A night at the movies for the past four months has generally meant firing up a streaming service at home, but this month Cinema 21 is giving a limited number of patrons the option of reliving what the experience used to be like in pre-pandemic times.
Since the nearly 100-year-old theater on Northwest 21st Avenue closed due to the mandated coronavirus shutdowns in mid-March, operators have found creative ways to generate a small amount of revenue, but those efforts have not been enough to cover fixed costs. So to help cover expenses, the theater is launching a series of benefit screenings open to only 25 patrons, beginning Saturday, July 18, with Werner Herzog's Cave of Forgotten Dreams.
"Our giant 500-seat auditorium allows for ample social distancing," owner Tom Ranieri said in a press release. "Patrons can enjoy a moviegoing experience well beyond the current safety guidelines while also supporting the theater during this crisis."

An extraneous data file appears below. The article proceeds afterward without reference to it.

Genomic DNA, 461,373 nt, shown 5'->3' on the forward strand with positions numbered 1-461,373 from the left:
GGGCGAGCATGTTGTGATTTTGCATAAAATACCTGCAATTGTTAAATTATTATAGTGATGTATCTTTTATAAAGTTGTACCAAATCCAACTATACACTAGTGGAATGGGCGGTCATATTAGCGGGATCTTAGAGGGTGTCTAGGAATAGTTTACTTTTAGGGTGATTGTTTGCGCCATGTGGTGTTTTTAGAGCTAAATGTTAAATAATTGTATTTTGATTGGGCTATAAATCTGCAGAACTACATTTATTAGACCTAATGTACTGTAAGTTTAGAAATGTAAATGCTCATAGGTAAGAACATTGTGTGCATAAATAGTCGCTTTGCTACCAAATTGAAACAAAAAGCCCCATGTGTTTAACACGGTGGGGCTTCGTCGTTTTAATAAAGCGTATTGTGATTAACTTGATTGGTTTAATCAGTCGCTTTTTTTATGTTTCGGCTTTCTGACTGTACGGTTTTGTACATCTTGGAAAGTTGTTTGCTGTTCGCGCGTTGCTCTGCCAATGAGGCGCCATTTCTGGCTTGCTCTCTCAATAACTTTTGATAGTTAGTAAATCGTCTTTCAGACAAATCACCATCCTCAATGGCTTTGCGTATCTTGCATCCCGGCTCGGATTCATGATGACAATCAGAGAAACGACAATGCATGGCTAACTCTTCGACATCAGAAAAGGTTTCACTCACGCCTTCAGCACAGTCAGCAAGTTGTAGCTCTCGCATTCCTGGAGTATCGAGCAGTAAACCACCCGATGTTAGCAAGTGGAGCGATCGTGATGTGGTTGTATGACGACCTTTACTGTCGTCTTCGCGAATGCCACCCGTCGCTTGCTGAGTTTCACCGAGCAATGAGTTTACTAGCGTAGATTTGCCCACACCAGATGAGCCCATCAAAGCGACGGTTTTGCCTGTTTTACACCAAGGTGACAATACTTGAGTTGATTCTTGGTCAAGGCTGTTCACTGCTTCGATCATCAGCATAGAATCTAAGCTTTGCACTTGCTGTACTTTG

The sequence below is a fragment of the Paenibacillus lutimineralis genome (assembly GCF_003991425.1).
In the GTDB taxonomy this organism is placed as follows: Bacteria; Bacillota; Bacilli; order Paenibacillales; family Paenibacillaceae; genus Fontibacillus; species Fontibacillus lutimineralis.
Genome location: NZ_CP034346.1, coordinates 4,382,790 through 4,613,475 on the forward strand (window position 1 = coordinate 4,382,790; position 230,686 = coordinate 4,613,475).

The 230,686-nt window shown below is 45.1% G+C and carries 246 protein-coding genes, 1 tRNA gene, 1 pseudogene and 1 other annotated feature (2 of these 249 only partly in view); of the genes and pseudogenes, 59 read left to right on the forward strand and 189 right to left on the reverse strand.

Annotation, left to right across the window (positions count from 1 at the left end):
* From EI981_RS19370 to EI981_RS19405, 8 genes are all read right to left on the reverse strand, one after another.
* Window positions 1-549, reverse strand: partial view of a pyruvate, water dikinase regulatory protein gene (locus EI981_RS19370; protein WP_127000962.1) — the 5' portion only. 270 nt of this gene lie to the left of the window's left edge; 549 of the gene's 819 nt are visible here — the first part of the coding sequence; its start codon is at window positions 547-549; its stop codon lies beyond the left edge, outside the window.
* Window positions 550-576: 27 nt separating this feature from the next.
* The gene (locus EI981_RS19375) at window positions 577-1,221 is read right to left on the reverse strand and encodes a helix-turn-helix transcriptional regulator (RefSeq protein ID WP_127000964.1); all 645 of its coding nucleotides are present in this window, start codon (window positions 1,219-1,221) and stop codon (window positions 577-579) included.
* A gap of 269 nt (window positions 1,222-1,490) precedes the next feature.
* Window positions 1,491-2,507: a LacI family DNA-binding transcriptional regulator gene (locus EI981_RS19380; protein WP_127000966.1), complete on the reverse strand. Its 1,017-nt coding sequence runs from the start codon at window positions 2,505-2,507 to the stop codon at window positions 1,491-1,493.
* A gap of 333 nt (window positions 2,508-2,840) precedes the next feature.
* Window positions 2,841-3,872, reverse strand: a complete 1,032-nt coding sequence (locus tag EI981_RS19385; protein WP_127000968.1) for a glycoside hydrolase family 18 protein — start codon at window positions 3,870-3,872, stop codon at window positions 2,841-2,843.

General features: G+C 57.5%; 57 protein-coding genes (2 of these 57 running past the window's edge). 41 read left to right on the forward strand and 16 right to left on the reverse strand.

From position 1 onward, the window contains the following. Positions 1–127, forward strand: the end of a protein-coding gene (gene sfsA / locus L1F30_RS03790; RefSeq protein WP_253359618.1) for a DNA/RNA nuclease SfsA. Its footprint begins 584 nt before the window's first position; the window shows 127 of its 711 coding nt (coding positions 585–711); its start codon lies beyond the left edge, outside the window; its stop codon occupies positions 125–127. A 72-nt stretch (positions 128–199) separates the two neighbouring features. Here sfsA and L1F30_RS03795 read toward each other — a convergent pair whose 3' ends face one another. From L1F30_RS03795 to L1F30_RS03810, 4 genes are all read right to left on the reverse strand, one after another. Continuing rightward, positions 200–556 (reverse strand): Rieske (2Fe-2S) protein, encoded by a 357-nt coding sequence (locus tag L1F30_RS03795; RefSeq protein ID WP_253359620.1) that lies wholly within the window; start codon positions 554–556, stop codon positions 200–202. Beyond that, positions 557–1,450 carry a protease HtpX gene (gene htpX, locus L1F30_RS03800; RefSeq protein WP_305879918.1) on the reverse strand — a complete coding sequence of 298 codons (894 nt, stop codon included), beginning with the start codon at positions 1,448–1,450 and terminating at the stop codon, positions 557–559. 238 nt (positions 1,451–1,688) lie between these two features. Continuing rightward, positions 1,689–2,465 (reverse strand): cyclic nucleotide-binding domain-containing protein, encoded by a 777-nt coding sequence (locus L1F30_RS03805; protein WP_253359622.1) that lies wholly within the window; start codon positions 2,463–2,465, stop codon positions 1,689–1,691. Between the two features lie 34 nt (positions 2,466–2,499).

Admission to the benefit series costs $99 per show, which includes a reserved seat, a $25 gift card to the theater, a Cinema 21 tote bag and complimentary concessions. All moviegoers will be required to wear masks and abide by the 6-foot distancing guideline.
So far, there will be four sessions through the end of July that all feature critically acclaimed independent films. Beyond Cave of Forgotten Dreams, screenings will include the 2017 satirical black comedy The Death of Stalin, Alfonso Cuaron's Y Tu Mama Tambien and Gaspar Noé's experimental Enter the Void.
Dates and tickets can be found on Cinema 21's website.